Musk’s free-speech argument gets muddled. The world’s richest man claims that he was motivated to take over Twitter because it has attempted to solve spam and misinformation issues through content moderation and suspending bots. Here he is on free speech: “But to Musk, and many others, eliminating free speech is a cure worse than the disease, and that open discourse is essential to a functioning democracy.” And here he is just a few sentences later: “Musk believes that by verifying who is real, and eliminating false and spam accounts — accounts that bad actors employ to manipulate public discourse or propagate scams on a global scale — Twitter would be able to flourish.”

Twitter has been pretty effective at trolling Musk in court. Musk has so far failed three times to get what he wants in the early hearings of the case Twitter filed on July 12. First, he tried to get the trial delayed until next year, citing the voluminous amount of data his side said it needed to go through. That didn’t work, and the trial starts on October 17. Then, after filing his answer under seal, his team tried to get a public version made available on Wednesday, only to have the judge overseeing the case, Chancellor Kathaleen McCormick, side with Twitter for more time to make redactions of sensitive private data. Third: Twitter then took advantage of that extra time to preempt Musk’s counterclaim with its own response, essentially getting a head start on how this is framed in the public eye — something Musk tried to head off. The kicker? It didn’t even redact anything, according to a separate public filing the company made Friday — which also includes a new, fuller public explanation of how it measures its monetizable user base. This is what trolling looks like in Delaware Chancery Court, apparently.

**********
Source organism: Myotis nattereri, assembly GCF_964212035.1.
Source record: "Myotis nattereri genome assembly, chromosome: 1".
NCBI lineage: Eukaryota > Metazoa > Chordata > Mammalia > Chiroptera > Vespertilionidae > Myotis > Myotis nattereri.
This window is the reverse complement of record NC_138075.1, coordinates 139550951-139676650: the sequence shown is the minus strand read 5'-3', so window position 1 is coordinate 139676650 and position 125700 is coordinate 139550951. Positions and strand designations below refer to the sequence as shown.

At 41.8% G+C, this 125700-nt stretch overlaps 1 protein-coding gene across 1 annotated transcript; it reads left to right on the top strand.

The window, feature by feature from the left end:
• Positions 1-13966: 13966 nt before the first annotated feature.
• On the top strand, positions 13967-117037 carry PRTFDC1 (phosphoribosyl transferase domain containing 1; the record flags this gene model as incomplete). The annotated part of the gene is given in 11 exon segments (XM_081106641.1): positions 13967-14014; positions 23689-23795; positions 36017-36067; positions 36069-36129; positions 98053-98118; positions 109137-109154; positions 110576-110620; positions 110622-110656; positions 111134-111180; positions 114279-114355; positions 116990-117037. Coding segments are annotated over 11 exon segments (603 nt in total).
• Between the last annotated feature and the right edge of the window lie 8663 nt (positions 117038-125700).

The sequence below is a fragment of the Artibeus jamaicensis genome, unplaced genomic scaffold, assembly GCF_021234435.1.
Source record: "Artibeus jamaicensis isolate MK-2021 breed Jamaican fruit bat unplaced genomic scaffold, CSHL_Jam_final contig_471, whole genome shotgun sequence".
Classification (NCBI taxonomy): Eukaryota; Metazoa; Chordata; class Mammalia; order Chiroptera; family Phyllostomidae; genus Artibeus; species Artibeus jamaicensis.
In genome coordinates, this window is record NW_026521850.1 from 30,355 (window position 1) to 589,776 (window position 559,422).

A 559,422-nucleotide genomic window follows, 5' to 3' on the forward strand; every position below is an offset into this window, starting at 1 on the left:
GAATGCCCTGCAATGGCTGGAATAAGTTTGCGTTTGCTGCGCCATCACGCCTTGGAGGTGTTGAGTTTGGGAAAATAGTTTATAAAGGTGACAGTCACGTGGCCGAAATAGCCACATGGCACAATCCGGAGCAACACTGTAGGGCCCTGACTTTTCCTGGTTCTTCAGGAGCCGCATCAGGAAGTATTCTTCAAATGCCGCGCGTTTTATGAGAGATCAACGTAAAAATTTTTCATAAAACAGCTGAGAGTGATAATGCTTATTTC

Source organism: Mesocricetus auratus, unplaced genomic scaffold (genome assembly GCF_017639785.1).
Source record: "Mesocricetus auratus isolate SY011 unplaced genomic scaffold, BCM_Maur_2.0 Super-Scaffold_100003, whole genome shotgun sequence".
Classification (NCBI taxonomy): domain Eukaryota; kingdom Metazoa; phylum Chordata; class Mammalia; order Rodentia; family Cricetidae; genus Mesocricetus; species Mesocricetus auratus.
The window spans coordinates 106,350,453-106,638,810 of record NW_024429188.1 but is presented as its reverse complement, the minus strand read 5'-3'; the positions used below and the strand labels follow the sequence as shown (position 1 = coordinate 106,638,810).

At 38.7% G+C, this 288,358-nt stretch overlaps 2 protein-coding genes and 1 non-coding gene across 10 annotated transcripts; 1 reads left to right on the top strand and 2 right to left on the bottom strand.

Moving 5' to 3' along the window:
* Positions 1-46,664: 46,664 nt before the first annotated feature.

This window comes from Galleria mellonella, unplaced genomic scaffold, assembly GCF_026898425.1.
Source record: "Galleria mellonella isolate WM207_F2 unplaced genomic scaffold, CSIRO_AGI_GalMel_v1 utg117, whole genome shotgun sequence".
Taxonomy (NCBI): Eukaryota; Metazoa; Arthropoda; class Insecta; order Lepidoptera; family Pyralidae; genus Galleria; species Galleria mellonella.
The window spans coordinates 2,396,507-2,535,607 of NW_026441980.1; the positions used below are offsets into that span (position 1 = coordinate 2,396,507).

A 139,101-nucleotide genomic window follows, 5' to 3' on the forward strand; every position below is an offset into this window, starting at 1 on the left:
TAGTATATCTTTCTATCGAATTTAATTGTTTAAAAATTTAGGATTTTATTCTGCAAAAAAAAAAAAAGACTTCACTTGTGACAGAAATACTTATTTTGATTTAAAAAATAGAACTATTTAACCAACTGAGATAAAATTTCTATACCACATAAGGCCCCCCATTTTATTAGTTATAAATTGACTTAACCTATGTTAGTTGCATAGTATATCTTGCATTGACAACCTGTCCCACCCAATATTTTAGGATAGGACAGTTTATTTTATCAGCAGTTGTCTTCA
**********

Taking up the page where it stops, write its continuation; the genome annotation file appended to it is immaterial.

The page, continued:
8 Things to Know About Elon Musk’s Response to Twitter